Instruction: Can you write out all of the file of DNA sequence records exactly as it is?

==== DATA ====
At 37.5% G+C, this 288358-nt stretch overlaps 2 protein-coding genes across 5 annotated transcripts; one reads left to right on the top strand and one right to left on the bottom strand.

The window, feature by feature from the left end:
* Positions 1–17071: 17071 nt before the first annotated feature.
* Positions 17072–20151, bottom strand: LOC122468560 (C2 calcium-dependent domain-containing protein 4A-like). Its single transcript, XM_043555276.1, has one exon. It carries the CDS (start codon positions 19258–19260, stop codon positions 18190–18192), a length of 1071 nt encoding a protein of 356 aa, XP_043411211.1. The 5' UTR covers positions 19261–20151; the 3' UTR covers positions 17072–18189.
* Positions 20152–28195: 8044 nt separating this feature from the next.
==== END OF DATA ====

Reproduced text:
At 37.5% G+C, this 288358-nt stretch overlaps 2 protein-coding genes across 5 annotated transcripts; one reads left to right on the top strand and one right to left on the bottom strand.

The window, feature by feature from the left end:
* Positions 1–17071: 17071 nt before the first annotated feature.
* Positions 17072–20151, bottom strand: LOC122468560 (C2 calcium-dependent domain-containing protein 4A-like). Its single transcript, XM_043555276.1, has one exon. It carries the CDS (start codon positions 19258–19260, stop codon positions 18190–18192), a length of 1071 nt encoding a protein of 356 aa, XP_043411211.1. The 5' UTR covers positions 19261–20151; the 3' UTR covers positions 17072–18189.
* Positions 20152–28195: 8044 nt separating this feature from the next.